Get Out

Oh boy, this is going to be incredibly awkward to talk about. Right so, to start off, I should clarify my perspective. I am a white, middle class, British male. I consider myself to be pretty liberal socially, and I would hope that I am not racist. However, Get Out, a horror film directed by comedian Jordan Peele of MadTV and Key and Peele fame, has made me think critically about my position and how that has affected causes that I believe in.

 

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Chris (Daniel Kaluuya) and Rose (Allison Williams) sit awkwardly as her dad tries to be cool

Chris, a young photographer, is going to his girlfriend Rose’s parent’s house for the weekend. However, Chris is nervous for the extra reason that Rose is white, and he is black. Chris meets Rose’s parents Dean, a neuroscientist, and Missy, a psychologist and hypnotherapist, and things seem to be going well, that is until Chris meets the servants and family friends who act particularly strangely.

 

Billed as a social thriller, and marketed as a straight up horror film, a la the Stepford Wives, Get Out is a remarkably uncomfortable watch. It also deals with a side of society that isn’t much talked about, liberal racism. This issue is far too complicated to explain in this short review, just know that by exploring these themes Get Out provides a unique perspective on American society, one that made me as a white middle-class British person consider carefully my attitude toward race.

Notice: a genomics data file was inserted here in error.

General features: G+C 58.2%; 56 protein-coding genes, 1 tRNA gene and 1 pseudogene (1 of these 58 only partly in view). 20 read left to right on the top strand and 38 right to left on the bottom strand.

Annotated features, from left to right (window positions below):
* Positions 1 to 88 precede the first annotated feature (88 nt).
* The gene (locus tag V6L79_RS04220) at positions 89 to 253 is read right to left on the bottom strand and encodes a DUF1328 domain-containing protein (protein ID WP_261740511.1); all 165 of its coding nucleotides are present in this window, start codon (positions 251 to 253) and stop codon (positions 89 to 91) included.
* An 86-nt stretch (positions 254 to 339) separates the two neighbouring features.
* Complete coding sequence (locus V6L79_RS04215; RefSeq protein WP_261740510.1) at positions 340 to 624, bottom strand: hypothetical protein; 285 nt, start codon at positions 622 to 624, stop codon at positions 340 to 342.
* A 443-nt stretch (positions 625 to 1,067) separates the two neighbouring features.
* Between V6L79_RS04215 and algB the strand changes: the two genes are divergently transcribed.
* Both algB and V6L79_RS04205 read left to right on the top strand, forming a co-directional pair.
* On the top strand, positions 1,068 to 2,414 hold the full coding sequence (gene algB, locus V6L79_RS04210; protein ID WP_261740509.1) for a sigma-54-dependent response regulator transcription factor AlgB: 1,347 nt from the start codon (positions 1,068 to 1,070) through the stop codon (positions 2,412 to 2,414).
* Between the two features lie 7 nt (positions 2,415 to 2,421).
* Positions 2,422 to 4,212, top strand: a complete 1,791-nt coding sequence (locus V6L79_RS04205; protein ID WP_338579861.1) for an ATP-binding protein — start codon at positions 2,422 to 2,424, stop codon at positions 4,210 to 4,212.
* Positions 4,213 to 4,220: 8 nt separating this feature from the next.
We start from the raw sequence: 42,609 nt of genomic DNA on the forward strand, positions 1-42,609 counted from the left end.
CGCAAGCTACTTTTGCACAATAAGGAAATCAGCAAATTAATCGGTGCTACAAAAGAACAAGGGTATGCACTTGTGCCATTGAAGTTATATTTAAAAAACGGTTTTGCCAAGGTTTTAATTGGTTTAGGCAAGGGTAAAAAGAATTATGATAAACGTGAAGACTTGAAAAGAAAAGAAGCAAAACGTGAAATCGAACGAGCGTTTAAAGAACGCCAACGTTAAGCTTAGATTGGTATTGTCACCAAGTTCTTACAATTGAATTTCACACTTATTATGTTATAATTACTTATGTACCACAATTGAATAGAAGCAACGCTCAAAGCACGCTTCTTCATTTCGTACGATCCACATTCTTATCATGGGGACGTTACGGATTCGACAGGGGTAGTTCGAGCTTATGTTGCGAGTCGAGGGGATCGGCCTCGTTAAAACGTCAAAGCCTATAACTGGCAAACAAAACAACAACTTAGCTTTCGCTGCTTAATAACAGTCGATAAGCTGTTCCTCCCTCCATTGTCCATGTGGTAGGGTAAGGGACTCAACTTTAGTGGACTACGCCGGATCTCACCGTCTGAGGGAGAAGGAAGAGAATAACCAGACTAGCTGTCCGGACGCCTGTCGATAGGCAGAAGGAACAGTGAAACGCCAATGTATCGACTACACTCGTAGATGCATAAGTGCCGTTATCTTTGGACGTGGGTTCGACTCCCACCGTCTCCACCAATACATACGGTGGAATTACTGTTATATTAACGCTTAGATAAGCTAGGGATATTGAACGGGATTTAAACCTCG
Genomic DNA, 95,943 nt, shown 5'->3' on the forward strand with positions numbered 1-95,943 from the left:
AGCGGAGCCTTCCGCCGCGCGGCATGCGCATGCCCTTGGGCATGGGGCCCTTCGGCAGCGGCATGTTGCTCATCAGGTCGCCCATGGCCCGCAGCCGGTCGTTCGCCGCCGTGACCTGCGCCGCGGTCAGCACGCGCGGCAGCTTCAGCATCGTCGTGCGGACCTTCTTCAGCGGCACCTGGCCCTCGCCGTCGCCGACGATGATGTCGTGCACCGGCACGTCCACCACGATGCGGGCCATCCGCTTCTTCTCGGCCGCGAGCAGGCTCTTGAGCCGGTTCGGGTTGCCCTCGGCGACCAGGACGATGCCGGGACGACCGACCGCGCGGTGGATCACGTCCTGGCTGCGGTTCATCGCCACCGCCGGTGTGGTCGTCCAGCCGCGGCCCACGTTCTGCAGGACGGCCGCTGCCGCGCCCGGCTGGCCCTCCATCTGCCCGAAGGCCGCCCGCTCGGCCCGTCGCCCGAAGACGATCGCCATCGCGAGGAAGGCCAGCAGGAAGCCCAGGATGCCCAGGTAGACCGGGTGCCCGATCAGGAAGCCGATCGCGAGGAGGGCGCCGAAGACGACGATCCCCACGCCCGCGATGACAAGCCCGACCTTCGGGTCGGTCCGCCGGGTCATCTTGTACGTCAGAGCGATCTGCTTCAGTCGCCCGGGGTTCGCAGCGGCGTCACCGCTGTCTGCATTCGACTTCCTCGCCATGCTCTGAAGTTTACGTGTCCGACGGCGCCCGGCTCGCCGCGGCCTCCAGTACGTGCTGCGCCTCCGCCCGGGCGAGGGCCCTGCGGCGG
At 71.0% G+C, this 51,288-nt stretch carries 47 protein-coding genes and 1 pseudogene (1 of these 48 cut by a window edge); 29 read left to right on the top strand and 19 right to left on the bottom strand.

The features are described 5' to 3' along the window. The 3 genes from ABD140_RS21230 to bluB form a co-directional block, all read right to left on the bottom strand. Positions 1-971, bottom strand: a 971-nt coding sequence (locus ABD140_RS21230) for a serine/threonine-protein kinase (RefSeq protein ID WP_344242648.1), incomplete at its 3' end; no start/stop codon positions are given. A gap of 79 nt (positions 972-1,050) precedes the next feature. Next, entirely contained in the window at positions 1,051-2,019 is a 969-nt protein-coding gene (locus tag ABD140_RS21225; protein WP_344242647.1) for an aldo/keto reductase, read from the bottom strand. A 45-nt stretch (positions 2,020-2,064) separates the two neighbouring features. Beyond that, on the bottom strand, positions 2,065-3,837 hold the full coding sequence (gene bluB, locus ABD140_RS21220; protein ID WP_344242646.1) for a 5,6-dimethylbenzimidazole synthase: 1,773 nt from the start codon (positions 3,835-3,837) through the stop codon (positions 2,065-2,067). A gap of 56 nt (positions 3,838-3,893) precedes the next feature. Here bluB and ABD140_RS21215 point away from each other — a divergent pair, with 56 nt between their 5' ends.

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Bradley Whitford and Catherine Keener turn the creep factor up to 11

These themes are helped by particularly fantastic performances; Daniel Kaluuya (from Black Mirror and Sicario) is entirely believable and incredibly layered for a horror film protagonist. Girls’ Allison Williams is wonderful as Rose, and the Armitage family played by The West Wing’s Bradley Whitford, Catherine Keener and a highly unpleasant Caleb Landry Jones (who is perhaps most recognisable as Banshee from X-Men First Class) provide the most unsettling moments.  Thankfully the film provides some much needed comic relief in the form of Lil Rel Howery’s Rod.

 

On a technical level, Get Out does a fantastic job layering on the scares and atmosphere. The film has an extraordinary ear and eye. A horror film relies on its sound designer to provide a great deal of the tension and Get Out delivers, coupled with a masterful understanding of shot length and composition. The sunken place was especially effective. I was on the edge of my seat for a great majority of the movie.

 

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Chris has a weird dream under the effects of Missy’s hypnosis

Get Out is a highly important film, but it is also remarkably entertaining, intelligent and thought provoking, I found myself pondering the film long after it was finished, proving just how effective it is as social commentary and as a horror film.

 

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